South Africa is a country that everyone should visit at least once. It is one of only a few countries with something good to offer visitors at any time of the year. Probably the ideal first stop for new visitors is Cape Town, where the best that South Africa can offer is found. The second stop should probably include wildlife watching, particularly at the Kruger National Park.

South Africa is also famous for its white sand beaches, but after the swimming, snorkeling, kite surfing and diving, the more adventurous might want to try swimming with the sharks. White cage shark diving is offered at False Bay, and whale watching is offered in Hermanus. For nature lovers, a visit to the spectacular Namaqualand is a feast to the senses, especially in September when there is an endless array of wildflowers that bloom here like nowhere else. For a memorable ending to a day of excitement, stop by Kirstenbosch Gardens and enjoy a concert at sunset.

Nightlife

South Africa is made for partying and it moves to a beat all its own. You need only to leave your hotel room to find a fun party with the locals at a shebeen. Music is free, easy, and exciting, with clubs and bars playing rock, jazz, blues, and traditional music all night. For dinner and cocktails, there's always the Waterfront in Cape Town. For budding musicians, you can try a drum session with local musicians at Drum Cafe.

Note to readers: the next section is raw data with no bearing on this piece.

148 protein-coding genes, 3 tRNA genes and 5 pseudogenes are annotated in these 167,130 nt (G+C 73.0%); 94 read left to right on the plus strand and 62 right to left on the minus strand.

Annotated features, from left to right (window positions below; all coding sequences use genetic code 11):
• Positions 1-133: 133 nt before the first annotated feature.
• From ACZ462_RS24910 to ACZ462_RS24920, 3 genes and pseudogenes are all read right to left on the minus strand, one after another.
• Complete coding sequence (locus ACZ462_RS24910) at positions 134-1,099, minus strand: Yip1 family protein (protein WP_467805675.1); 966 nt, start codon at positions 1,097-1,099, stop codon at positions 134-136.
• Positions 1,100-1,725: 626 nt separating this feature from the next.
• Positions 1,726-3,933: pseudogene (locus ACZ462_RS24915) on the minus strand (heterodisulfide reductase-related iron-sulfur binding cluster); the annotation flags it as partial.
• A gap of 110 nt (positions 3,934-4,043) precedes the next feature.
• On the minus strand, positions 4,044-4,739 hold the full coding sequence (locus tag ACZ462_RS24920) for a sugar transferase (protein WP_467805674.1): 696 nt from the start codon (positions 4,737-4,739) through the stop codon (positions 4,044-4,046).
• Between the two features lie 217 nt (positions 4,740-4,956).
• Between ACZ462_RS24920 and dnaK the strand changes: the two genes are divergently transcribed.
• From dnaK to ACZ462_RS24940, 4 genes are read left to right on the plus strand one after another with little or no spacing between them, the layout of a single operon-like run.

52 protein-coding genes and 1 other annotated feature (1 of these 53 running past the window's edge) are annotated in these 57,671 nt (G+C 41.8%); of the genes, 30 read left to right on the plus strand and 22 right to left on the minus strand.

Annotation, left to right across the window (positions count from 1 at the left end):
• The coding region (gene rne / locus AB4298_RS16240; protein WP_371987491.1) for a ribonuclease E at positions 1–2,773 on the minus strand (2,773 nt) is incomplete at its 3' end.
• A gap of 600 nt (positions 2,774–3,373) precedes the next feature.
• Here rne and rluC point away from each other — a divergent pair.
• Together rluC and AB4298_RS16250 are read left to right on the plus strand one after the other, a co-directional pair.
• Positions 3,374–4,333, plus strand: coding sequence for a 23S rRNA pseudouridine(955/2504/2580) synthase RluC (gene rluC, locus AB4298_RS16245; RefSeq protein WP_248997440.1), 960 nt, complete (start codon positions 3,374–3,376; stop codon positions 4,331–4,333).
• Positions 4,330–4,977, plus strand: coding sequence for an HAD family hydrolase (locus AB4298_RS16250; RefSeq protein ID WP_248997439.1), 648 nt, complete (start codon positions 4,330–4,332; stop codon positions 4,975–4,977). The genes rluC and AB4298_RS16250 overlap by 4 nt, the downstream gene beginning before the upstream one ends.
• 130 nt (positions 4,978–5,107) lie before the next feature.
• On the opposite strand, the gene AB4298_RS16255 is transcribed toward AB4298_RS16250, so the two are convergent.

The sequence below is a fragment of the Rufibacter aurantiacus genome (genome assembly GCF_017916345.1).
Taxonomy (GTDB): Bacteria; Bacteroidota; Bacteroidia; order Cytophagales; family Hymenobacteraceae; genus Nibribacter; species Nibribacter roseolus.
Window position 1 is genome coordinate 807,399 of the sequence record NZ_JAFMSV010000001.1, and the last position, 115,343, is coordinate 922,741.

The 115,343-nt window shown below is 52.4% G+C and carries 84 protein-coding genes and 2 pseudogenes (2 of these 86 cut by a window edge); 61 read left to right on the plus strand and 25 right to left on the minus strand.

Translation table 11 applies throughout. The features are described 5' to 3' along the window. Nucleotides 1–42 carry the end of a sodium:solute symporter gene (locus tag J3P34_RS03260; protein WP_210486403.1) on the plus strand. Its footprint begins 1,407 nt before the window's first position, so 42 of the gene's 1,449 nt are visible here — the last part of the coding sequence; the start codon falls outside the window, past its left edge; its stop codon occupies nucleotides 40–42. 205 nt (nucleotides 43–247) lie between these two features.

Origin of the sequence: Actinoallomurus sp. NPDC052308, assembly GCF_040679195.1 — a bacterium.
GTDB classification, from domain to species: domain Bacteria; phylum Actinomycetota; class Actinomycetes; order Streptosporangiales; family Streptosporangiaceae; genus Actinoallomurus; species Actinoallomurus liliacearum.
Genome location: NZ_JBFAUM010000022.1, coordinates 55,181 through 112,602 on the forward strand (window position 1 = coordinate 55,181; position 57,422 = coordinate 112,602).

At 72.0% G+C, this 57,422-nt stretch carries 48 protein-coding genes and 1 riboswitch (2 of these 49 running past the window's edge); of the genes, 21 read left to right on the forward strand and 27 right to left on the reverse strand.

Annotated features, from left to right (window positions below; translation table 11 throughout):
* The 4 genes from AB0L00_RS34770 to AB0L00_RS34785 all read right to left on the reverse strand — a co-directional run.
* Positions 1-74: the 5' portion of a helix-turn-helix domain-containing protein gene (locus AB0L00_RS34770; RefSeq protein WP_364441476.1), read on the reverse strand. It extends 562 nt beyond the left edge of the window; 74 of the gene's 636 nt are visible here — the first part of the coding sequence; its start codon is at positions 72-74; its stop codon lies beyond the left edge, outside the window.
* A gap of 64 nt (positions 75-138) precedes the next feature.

For a good laugh, there are numerous comedy clubs including the Comedy Warehouse that offer world-class performances from the nation's top comedians. To wind down, have a cocktail and a quiet conversation at Camps Bay.

Culture

Nearly 80% of South Africans are Christians, affiliated with Zion Christianity, Pentecostal, Methodist, Anglican, Dutch Reformed, and Roman Catholic. Of these groups, the African Indigenous Churches have the largest membership. A small percentage of the population are Muslims, Hindus and Jewish, and there are also religions that combine Christian and indigenous faiths.

South Africa has not one, but 11 official languages. The most widely used include Zulu, Xhosa, and Afrikaans. The other languages include Pedi, Sotho, Swazi, Tswana, Tsonga, Ndebele, and Venda. English is often used in science and commerce but is spoken by less than 10% of the population.

Cuisine

South African cuisine is considered a 'melting pot' because it integrates different elements from its many cultures. As a result, there are dishes based mainly on indigenous crops such as maize, squash, and sweet potatoes. A popular dish called pap is porridge made from ground maize, served with vegetables and chilis.

Umngqusho, made with dried kernels of maize, sugar beans, onions, potatoes, lemons, chilis, and butter is worth a try. For the more adventurous, there's the mashonzha, made from cooked Mopani caterpillar: a spicy dish, made flavorful with peanuts.

European influence can also be seen in many meat-based dishes, such as the potjiekos, a type of stew, and boerewors, the South African sausage.

South African barbecues, called the braai, are also popular among the locals. This is outdoor cooking at best, involving fish, chicken, meat, onions, and potatoes. Kebabs, called sosaties, are also served, along with biltong or jerky.